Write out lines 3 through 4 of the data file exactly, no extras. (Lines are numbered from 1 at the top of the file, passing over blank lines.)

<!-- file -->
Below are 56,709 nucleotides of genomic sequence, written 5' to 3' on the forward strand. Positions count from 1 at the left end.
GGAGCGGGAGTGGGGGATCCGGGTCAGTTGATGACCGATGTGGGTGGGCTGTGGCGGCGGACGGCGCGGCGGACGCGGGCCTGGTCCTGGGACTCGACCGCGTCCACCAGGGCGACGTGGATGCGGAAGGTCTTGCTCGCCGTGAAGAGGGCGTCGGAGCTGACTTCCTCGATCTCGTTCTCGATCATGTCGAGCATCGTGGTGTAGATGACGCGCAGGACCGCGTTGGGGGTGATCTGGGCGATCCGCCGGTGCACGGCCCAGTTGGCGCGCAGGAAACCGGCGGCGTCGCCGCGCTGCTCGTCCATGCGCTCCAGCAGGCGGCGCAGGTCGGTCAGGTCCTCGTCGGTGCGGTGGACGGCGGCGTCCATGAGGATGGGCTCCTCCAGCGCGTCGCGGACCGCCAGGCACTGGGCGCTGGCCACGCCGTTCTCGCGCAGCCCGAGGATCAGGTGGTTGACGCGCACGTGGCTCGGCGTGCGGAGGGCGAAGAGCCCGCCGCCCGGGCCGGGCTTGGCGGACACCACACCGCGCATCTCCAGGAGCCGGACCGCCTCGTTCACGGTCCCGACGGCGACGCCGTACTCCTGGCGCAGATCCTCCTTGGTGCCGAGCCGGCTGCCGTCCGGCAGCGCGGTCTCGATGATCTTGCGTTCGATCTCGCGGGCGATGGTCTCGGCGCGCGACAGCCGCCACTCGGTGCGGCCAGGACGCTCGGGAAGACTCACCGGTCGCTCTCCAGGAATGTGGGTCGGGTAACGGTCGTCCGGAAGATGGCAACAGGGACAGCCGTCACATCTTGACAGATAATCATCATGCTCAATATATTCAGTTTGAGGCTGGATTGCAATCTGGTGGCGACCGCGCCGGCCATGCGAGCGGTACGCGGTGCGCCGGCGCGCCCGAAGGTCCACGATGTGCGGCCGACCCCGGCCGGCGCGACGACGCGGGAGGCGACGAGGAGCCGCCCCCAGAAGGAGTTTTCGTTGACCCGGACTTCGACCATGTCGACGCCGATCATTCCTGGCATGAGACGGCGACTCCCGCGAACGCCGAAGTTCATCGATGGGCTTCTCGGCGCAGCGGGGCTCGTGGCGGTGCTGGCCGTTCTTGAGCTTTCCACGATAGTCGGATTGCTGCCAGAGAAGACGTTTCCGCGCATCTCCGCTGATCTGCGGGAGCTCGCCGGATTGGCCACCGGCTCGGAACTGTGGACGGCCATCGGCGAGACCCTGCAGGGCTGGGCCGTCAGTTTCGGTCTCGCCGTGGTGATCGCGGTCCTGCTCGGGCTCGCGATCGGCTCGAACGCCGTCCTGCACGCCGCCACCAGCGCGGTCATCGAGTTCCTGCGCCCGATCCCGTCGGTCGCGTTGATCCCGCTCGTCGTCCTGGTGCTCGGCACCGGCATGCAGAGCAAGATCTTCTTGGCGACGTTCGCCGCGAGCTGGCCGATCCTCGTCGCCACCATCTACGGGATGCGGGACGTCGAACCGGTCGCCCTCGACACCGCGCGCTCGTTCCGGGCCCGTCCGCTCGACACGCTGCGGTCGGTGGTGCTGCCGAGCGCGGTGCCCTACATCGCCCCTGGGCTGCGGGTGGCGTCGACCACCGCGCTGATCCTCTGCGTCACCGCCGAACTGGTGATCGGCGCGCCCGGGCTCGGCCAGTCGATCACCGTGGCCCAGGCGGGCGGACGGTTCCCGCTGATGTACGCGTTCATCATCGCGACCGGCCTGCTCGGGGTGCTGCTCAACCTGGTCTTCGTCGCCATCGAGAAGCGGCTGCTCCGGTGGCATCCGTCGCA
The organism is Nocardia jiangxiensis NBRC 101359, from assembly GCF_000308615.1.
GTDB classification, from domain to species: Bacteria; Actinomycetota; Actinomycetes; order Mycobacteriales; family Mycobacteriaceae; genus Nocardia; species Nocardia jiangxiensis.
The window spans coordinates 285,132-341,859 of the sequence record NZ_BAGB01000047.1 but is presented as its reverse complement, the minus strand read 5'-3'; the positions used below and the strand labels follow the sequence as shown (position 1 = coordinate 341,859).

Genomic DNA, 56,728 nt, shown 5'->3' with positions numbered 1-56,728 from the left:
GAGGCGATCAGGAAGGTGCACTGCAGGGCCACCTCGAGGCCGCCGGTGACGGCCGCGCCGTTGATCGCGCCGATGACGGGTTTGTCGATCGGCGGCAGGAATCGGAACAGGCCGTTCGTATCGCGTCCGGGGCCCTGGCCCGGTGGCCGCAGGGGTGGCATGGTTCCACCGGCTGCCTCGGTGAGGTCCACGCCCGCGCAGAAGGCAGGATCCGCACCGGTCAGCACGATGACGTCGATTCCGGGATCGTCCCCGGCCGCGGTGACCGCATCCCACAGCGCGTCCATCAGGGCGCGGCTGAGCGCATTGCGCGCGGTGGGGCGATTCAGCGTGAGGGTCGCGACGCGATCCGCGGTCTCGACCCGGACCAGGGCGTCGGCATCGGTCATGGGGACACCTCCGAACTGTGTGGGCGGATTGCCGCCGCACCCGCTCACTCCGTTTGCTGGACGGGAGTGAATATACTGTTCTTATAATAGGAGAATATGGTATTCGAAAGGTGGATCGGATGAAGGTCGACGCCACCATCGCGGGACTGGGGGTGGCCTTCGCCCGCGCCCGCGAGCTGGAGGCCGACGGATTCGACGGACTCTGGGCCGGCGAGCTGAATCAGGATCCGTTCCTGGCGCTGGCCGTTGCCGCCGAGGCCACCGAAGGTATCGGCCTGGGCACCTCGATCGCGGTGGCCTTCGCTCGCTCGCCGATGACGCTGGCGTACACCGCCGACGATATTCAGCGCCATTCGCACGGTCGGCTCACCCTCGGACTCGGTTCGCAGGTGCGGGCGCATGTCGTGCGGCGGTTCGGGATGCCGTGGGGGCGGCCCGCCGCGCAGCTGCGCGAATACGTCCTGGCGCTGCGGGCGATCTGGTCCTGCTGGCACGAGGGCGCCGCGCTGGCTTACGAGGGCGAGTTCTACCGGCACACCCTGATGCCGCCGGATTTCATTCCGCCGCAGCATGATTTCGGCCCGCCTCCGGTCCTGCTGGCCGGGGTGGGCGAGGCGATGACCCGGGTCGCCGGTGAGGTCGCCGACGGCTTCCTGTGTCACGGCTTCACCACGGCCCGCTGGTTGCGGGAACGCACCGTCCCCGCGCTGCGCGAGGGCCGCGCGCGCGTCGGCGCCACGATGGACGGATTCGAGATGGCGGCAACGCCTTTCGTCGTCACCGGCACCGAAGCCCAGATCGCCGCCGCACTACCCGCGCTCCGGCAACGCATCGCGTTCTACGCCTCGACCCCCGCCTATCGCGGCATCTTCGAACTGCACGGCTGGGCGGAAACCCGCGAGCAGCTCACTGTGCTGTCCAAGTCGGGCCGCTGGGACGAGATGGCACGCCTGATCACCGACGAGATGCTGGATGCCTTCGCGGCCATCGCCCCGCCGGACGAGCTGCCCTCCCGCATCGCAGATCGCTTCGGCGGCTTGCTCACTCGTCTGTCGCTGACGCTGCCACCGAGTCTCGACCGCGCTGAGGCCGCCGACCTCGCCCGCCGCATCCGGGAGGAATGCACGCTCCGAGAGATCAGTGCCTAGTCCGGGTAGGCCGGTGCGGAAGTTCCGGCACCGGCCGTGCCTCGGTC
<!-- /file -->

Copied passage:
The organism is Nocardia jiangxiensis NBRC 101359, from assembly GCF_000308615.1.
GTDB classification, from domain to species: Bacteria; Actinomycetota; Actinomycetes; order Mycobacteriales; family Mycobacteriaceae; genus Nocardia; species Nocardia jiangxiensis.